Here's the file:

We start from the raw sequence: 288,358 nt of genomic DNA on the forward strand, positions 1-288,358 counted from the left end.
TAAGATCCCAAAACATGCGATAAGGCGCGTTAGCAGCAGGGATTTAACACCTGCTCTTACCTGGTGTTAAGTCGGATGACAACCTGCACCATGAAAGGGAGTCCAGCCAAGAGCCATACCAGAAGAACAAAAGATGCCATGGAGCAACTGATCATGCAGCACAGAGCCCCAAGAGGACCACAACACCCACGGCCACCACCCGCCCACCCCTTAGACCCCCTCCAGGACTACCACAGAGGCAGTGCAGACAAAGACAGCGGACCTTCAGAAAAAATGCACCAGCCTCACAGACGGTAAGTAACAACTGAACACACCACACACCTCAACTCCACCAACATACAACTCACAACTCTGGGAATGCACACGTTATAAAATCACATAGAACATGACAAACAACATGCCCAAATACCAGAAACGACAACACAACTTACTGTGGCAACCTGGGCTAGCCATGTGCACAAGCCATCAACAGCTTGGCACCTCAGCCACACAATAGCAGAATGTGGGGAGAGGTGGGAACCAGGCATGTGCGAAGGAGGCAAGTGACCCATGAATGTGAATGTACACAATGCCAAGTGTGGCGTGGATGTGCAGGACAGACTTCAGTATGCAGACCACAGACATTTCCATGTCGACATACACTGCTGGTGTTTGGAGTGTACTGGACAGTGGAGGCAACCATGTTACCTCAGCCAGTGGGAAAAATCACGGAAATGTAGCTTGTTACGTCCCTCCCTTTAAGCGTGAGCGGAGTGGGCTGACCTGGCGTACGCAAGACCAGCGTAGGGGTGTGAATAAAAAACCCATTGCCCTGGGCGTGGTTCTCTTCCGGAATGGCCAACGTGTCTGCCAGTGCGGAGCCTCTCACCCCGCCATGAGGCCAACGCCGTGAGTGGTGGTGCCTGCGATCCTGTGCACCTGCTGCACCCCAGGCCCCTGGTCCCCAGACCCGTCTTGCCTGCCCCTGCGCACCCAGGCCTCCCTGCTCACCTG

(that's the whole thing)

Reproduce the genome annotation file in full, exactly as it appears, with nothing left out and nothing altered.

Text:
We start from the raw sequence: 288,358 nt of genomic DNA on the forward strand, positions 1-288,358 counted from the left end.
TAAGATCCCAAAACATGCGATAAGGCGCGTTAGCAGCAGGGATTTAACACCTGCTCTTACCTGGTGTTAAGTCGGATGACAACCTGCACCATGAAAGGGAGTCCAGCCAAGAGCCATACCAGAAGAACAAAAGATGCCATGGAGCAACTGATCATGCAGCACAGAGCCCCAAGAGGACCACAACACCCACGGCCACCACCCGCCCACCCCTTAGACCCCCTCCAGGACTACCACAGAGGCAGTGCAGACAAAGACAGCGGACCTTCAGAAAAAATGCACCAGCCTCACAGACGGTAAGTAACAACTGAACACACCACACACCTCAACTCCACCAACATACAACTCACAACTCTGGGAATGCACACGTTATAAAATCACATAGAACATGACAAACAACATGCCCAAATACCAGAAACGACAACACAACTTACTGTGGCAACCTGGGCTAGCCATGTGCACAAGCCATCAACAGCTTGGCACCTCAGCCACACAATAGCAGAATGTGGGGAGAGGTGGGAACCAGGCATGTGCGAAGGAGGCAAGTGACCCATGAATGTGAATGTACACAATGCCAAGTGTGGCGTGGATGTGCAGGACAGACTTCAGTATGCAGACCACAGACATTTCCATGTCGACATACACTGCTGGTGTTTGGAGTGTACTGGACAGTGGAGGCAACCATGTTACCTCAGCCAGTGGGAAAAATCACGGAAATGTAGCTTGTTACGTCCCTCCCTTTAAGCGTGAGCGGAGTGGGCTGACCTGGCGTACGCAAGACCAGCGTAGGGGTGTGAATAAAAAACCCATTGCCCTGGGCGTGGTTCTCTTCCGGAATGGCCAACGTGTCTGCCAGTGCGGAGCCTCTCACCCCGCCATGAGGCCAACGCCGTGAGTGGTGGTGCCTGCGATCCTGTGCACCTGCTGCACCCCAGGCCCCTGGTCCCCAGACCCGTCTTGCCTGCCCCTGCGCACCCAGGCCTCCCTGCTCACCTG